THE closure of radio stations by the National Communication Authority (NCA) last week took centre stage in discussions on both radio and T.V over the weekend and the Ghanaian Times cannot allow it to pass without comments.

So as it is already known, the NCA last week closed down  a number of radio stations, including Accra-based Radio XYZ and Radio Gold, for failing  to live up to their obligation as demanded by the law.

According to the NCA, the affected radio stations have defaulted in renewing their licences.

“Radio stations operating without valid authorisation as determined by 2017 FM Broadcasting Audit are being shutdown with immediate effect as enforcement action in line with the decision of the Electronic Communication Tribunal,” the NCA said in a press statement.

It further explained that “Following the FM Spectrum Audit in 2017, some stations were found to be in default and were fined by the authority. However some of the stations in default were not satisfied and proceeded to court to appeal against the decision”.

“This resulted in the review of the decision by the ECT and the NCA was asked to rescind its decision, to allow the radio stations to revert to the same position as fresh applicants. While some stations shut down as a result, others did not”, the statement said.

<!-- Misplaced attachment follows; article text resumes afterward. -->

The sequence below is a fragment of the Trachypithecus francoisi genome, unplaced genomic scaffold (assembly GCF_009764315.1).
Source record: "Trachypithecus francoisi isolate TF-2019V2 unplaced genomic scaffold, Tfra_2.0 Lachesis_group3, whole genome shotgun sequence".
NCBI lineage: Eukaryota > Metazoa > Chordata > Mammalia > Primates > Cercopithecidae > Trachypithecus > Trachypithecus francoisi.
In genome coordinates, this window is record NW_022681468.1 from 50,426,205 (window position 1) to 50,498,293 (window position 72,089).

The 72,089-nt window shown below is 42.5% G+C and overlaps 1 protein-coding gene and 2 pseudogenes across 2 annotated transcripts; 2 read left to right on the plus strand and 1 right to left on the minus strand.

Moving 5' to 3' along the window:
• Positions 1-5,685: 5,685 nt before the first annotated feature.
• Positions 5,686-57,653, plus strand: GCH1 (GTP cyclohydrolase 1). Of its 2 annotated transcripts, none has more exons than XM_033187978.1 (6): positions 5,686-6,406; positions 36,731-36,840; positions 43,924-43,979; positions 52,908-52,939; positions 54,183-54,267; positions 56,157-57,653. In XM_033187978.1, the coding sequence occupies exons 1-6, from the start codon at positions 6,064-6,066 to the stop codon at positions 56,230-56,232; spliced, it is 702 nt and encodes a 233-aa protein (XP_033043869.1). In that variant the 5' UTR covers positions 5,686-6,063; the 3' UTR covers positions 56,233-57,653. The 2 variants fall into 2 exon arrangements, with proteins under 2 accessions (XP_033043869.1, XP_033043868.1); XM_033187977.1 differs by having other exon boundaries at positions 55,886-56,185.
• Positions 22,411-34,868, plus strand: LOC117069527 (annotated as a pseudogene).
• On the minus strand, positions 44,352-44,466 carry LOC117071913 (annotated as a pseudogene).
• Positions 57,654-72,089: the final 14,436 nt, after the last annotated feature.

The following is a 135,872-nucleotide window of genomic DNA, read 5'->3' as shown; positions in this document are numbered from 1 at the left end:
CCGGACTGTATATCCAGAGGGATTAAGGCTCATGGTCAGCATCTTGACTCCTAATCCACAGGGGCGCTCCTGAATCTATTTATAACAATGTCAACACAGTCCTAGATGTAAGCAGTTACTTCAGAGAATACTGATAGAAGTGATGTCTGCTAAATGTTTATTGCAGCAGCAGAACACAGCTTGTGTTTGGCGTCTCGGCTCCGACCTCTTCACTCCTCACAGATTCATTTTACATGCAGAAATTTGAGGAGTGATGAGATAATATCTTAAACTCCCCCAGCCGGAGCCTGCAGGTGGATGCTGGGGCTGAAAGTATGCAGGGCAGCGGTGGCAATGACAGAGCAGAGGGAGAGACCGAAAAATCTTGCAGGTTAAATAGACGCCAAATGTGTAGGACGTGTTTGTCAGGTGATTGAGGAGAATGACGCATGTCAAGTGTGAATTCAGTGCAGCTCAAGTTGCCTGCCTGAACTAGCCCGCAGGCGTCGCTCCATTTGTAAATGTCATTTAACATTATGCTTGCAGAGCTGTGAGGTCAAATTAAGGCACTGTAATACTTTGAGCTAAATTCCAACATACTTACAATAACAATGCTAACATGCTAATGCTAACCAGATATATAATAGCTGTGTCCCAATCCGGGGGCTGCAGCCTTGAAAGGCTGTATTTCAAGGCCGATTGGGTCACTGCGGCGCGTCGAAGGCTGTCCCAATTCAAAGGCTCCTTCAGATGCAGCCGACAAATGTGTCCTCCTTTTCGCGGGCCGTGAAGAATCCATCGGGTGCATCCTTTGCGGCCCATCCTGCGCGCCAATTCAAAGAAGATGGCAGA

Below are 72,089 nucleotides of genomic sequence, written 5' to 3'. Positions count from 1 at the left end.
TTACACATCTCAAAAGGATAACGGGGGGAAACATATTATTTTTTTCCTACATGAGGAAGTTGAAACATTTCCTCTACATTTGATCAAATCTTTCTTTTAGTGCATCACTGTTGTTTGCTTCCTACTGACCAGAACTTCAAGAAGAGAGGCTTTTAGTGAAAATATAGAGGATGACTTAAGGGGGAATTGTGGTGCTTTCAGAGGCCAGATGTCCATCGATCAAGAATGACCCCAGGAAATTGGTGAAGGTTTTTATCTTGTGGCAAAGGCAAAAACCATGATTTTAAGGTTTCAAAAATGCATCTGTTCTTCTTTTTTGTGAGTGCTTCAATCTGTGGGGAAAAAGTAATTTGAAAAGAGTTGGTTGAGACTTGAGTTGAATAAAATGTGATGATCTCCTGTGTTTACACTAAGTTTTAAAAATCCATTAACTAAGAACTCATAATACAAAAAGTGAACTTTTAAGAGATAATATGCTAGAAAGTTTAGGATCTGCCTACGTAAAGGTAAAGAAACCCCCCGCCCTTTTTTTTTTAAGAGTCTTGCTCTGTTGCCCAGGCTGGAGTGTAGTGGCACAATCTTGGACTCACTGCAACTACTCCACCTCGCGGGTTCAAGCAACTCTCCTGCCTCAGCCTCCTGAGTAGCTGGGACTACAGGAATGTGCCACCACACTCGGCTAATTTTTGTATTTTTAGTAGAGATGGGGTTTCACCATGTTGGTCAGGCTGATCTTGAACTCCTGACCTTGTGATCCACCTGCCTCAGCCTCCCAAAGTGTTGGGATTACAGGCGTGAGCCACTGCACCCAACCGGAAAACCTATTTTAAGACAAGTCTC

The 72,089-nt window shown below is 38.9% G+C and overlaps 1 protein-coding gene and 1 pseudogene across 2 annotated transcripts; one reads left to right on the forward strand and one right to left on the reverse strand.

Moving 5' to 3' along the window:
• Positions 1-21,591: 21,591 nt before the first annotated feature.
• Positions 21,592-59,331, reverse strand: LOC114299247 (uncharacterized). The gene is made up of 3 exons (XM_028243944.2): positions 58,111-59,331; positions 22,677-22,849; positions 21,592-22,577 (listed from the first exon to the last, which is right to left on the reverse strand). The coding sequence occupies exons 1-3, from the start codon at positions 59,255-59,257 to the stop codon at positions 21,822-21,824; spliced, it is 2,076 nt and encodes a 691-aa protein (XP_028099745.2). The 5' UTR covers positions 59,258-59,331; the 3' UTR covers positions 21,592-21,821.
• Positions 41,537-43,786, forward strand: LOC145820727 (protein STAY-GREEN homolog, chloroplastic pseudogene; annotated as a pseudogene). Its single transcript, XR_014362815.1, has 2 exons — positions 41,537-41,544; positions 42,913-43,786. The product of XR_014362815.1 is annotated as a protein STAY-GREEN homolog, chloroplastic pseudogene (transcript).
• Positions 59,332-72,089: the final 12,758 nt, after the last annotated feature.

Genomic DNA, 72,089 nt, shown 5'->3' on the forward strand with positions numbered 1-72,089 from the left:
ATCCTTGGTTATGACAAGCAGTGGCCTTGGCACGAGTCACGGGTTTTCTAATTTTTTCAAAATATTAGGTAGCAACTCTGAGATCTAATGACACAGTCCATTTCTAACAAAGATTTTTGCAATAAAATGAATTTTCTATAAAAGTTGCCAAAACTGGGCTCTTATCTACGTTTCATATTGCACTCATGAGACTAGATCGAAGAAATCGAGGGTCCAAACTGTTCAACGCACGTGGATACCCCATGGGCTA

From the foregoing, it meant clearly that the NCA was doing what the law required it to do and therefore cannot be blamed entirely for the predicaments that have befallen the radio stations.

However, opinions are divided over the timing and the process that was used to close down the defaulting stations.

While some commentators do not see anything wrong with the shutdown and argue forcefully that the NCA is within its right to shut down the radio stations, others are questioning the real motive of the NCA to shut down the radio stations for failure to renew licenses that had expired over a decade.

There are those who also argue that the NCA’s action is an attack on media freedom and that it was seeking to gag the radio stations because they are sympathetic to the opposition National Democratic Congress (NDC).

 We are not about to speak for or against any of the positions. Our concern is the effect of the NCA’s action on press freedom and job losses.

Indeed, both supporters and those opposed to the closure of the radio stations agree that the affected radio stations were in default and some action needed to be taken against them.

However, the disagreement is in the level of action which we believe should not appear to affect press freedom and jobs.

In as much as the NCA must enforce the laws and ensure that the laws governing the use of the spectrum are respected, it must not give room for certain impression to be created.

The NCA must therefore work with the affected radio stations to fulfil the requirements needed for their re-opening.

To the affected radio stations, we wish to remind them that the spectrum is a national assert and must not be taken for granted. They should endeavour to honour their obligations as stated by the law.

They should take immediate steps to comply with the law and have their right to broadcast restored. Likewise, radio stations that have not lived up to their obligations but have not yet been shut down should immediately comply with the law.

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